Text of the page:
Harrison was elected to the Ohio state senate in 1819. He was defeated in an attempt to become governor of Ohio the following year. He failed in 1821 and again in 1822 to become a U.S. senator, and in the latter year he made an unsuccessful bid for another term in the House of Representatives.

U.S. Senator

In 1824 Harrison succeeded in winning election to the U.S. Senate. As a senator from 1825 to 1828, Harrison held the chair of the Committee on Military Affairs and served on the Committee on Militia. He continued to seek political preferment, and he finally succeeded when Henry Clay, who had become the secretary of state, sponsored him for diplomatic representative to Colombia. President John Quincy Adams gave Harrison the mission but wrote in his diary that Harrison's “thirst for lucrative office” was “absolutely rabid.”

Diplomat

When Harrison arrived at Bogotá, the capital of Colombia, early in 1829, that country had been involved in two recent revolutions and Peru had just declared war on it. Harrison disregarded Clay's instructions not to become involved in Colombian factional politics. Believing that President Simón Bolívar planned to make himself emperor, Harrison cooperated with Bolívar's rival, General José María Córdoba. This aroused the Colombian government's resentment. Harrison was saved from expulsion by the Bolívar regime only because the new U.S. president, Andrew Jackson, recalled him to give the position to one of his party supporters. Before leaving, Harrison compounded his diplomatic errors by sending a strongly worded letter to Bolívar advising him to uphold the republic.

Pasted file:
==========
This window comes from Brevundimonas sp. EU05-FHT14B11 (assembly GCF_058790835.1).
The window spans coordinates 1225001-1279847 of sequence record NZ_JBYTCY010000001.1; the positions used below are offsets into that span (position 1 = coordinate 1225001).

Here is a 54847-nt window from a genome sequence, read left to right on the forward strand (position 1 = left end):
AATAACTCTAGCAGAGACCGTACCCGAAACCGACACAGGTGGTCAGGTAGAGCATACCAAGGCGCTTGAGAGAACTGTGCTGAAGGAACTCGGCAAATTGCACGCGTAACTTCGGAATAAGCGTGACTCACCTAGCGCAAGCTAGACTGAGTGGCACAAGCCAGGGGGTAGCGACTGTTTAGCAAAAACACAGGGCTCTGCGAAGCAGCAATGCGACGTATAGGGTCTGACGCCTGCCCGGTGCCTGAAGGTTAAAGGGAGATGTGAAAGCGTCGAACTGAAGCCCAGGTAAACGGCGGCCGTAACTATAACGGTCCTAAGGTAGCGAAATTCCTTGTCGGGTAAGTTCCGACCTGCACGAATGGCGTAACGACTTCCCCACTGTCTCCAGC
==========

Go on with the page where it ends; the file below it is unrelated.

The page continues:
Election of 1836

Harrison did not prosper after his return to the North Bend farm. He had little income except from the farm, whose crop yields were low, and from a minor political job as county recorder. He nonetheless kept in touch with his old political friends, anti-Jacksonites, who in 1836 began to think that Harrison's past and military record might make him a suitable candidate to run against President Jackson. The anti-Jacksonites, or Whig Party, as they now called themselves, put up different slates of candidates for different sections of the country in 1836. They hoped in this way to keep the Jacksonians from getting a majority of the electoral votes. The Western Whigs ran Harrison for president, and the Southern branch chose Senator Hugh L. White of Tennessee as their standard-bearer, while the New Englanders ran Senator Daniel Webster of Massachusetts. None of them could defeat Jackson's chosen candidate, Martin Van Buren, who polled 170 electoral votes to Harrison's 73. However, Harrison piled up such a large popular vote, especially in the northwestern states, that he appeared a promising candidate for the next presidential campaign.